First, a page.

Paris, France — He would become one of the greatest Renaissance artists of Florence, in short one of the greatest of the Renaissance. Artist, designer, a life and a studio shrouded in mystery. The Musée Jacquemart-André in Paris is hosting an exhibition devoted to Alessandro Filipepi, known as Botticelli, Sandro Botticelli. The show, entitled Botticelli Artist and Designer, brings together some 40 works by the painter and a few works by his Florentine contemporaries underscoring his radiant influence that would transform the city of Florence in the sacred age of the Medicis. So if you can’t be in Paris right now, The Gourmet Gazette brings this stunning show to you.
He remains one of the most illustrious painters of the Renaissance alternating unique works with productions of works in series with the assistance of his numerous assistants. The show offers a chronological journey into the artist’s career and begins with a selection of his first works influenced by his master Filippo Lippi, the last of the great painters of the first Renaissance (1406-1469). It was with Lippi that Sandro Botticelli would acquire the technique of painting on easel but also the art of fresco painting. His first works depicted the Virgin and Child and his mastery of color and volumes would soon turn his works into stand outs of the studio.
Botticelli would open his first studio in Florence circa 1465, in the midst of a vivacious, effervescent art scene where exchanges and interactions were myriad. A suite in the exhibition is devoted to the works by Botticelli and his studio that were ordered by the patriarchs and notables of Florentine society. All of these works were collaalso made the initial drawing. The Judgement of Paris, is peppered with hunting dogs, for example, giving the historical scene a 15th century contemporary feel.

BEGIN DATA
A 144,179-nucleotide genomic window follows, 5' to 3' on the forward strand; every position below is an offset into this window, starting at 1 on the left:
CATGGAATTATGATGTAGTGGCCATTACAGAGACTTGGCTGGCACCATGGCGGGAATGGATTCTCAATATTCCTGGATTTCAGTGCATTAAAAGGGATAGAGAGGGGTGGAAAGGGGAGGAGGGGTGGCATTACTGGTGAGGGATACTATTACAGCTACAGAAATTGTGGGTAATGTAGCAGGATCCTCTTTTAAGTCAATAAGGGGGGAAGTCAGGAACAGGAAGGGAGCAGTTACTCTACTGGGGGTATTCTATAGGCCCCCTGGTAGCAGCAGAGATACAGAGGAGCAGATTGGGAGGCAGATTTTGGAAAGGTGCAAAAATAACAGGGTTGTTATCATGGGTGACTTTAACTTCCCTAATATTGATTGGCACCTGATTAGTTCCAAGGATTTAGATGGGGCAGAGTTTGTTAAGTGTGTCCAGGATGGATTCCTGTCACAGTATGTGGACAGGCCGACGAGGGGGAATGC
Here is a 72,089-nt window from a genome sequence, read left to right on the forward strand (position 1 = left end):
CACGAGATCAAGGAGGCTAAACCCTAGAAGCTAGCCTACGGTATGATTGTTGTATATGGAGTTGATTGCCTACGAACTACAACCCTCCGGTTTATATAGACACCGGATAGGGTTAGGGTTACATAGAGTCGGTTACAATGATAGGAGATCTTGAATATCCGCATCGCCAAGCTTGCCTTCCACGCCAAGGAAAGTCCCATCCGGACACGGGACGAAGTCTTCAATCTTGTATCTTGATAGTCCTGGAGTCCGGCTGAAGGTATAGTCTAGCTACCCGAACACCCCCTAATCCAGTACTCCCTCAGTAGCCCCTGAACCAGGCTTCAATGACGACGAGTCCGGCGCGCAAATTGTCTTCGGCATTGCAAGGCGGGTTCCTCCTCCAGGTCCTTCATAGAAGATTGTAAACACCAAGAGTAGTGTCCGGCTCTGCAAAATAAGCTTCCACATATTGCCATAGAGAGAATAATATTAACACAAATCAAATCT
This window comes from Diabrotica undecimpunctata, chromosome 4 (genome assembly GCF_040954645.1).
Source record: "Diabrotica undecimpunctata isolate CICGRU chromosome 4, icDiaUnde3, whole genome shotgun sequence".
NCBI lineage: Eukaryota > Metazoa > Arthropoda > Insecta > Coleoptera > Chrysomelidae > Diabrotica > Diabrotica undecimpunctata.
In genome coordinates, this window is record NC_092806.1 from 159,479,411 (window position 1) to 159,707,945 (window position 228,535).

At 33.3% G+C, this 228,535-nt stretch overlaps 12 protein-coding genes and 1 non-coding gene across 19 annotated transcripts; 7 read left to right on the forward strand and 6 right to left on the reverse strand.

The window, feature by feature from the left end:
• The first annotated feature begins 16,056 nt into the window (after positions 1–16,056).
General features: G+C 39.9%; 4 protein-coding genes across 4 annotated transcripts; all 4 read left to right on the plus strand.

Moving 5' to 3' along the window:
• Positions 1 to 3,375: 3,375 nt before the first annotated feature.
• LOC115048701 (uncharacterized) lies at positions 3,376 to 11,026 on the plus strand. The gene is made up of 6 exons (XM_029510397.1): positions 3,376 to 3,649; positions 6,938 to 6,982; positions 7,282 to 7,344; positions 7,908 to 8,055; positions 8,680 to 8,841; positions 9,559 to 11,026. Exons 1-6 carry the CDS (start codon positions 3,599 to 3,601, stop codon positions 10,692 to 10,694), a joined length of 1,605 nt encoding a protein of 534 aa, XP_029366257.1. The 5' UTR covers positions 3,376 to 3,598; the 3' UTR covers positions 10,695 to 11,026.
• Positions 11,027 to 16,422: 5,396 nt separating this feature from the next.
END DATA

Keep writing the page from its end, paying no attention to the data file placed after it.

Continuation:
His personal style and his original personality would naturally attract the Medicis, the wealthy banking family which reached its apogee under the government of the de’Medici Lorenzo the Magnificent (1469-1492). Botticelli’s most celebrated work of this period is possibly his portrait of Julien de’ Medici and the Allegorical Figure also known as The Beautiful Simonetta. But beginning in 1470 would come the works that he is perhaps the most celebrated for, the great mythological scenes like The Birth of Venus, conserved in the Uffizi Museum of Florence. Two of his Venuses are on show in the exhibition, the one conserved in Berlin, Venus Pudica, and his Venus of Torino. The show also underscores the famous round paintings that emanated from Botticelli’s studio, the famous tondi, a circular format that was particularly prized in Florence.
The Musée Jacquemart André is housed in a 19th century mansion and is owned by the French Institute. It is administered by Culture Espace, a private organization specialized in the management of monuments, museums and art centers.
The Botticelli exhibition is on until January 24th, reservation are thoroughly recommended.
©Trish Valicenti for The Gourmet Gazette
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